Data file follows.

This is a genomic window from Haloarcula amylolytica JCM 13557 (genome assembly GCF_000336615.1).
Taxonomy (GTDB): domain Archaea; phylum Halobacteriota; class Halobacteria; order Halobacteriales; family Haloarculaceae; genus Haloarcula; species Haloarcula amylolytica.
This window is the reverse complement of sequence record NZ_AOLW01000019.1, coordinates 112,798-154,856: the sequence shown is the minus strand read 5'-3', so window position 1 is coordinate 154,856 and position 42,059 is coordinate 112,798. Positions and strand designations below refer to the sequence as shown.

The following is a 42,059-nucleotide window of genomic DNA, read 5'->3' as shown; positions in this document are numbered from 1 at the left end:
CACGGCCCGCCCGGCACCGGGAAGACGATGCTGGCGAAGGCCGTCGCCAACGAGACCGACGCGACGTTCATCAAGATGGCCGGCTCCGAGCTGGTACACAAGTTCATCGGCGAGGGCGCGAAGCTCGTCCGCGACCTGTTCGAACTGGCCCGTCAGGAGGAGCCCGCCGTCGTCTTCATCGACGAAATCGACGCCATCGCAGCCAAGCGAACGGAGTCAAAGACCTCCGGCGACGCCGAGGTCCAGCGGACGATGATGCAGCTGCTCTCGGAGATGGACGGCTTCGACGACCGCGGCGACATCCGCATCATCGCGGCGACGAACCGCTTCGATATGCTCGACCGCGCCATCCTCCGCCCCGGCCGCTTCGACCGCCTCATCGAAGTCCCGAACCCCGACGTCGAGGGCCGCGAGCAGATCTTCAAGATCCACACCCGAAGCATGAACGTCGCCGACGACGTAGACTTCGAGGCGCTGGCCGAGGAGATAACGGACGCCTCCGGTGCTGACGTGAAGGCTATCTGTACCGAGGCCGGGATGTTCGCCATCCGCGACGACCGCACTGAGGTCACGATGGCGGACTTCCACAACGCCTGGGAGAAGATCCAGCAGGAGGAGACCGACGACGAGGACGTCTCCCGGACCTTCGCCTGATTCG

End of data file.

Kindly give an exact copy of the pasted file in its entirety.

This is a genomic window from Haloarcula amylolytica JCM 13557 (genome assembly GCF_000336615.1).
Taxonomy (GTDB): domain Archaea; phylum Halobacteriota; class Halobacteria; order Halobacteriales; family Haloarculaceae; genus Haloarcula; species Haloarcula amylolytica.
This window is the reverse complement of sequence record NZ_AOLW01000019.1, coordinates 112,798-154,856: the sequence shown is the minus strand read 5'-3', so window position 1 is coordinate 154,856 and position 42,059 is coordinate 112,798. Positions and strand designations below refer to the sequence as shown.

The following is a 42,059-nucleotide window of genomic DNA, read 5'->3' as shown; positions in this document are numbered from 1 at the left end:
CACGGCCCGCCCGGCACCGGGAAGACGATGCTGGCGAAGGCCGTCGCCAACGAGACCGACGCGACGTTCATCAAGATGGCCGGCTCCGAGCTGGTACACAAGTTCATCGGCGAGGGCGCGAAGCTCGTCCGCGACCTGTTCGAACTGGCCCGTCAGGAGGAGCCCGCCGTCGTCTTCATCGACGAAATCGACGCCATCGCAGCCAAGCGAACGGAGTCAAAGACCTCCGGCGACGCCGAGGTCCAGCGGACGATGATGCAGCTGCTCTCGGAGATGGACGGCTTCGACGACCGCGGCGACATCCGCATCATCGCGGCGACGAACCGCTTCGATATGCTCGACCGCGCCATCCTCCGCCCCGGCCGCTTCGACCGCCTCATCGAAGTCCCGAACCCCGACGTCGAGGGCCGCGAGCAGATCTTCAAGATCCACACCCGAAGCATGAACGTCGCCGACGACGTAGACTTCGAGGCGCTGGCCGAGGAGATAACGGACGCCTCCGGTGCTGACGTGAAGGCTATCTGTACCGAGGCCGGGATGTTCGCCATCCGCGACGACCGCACTGAGGTCACGATGGCGGACTTCCACAACGCCTGGGAGAAGATCCAGCAGGAGGAGACCGACGACGAGGACGTCTCCCGGACCTTCGCCTGATTCG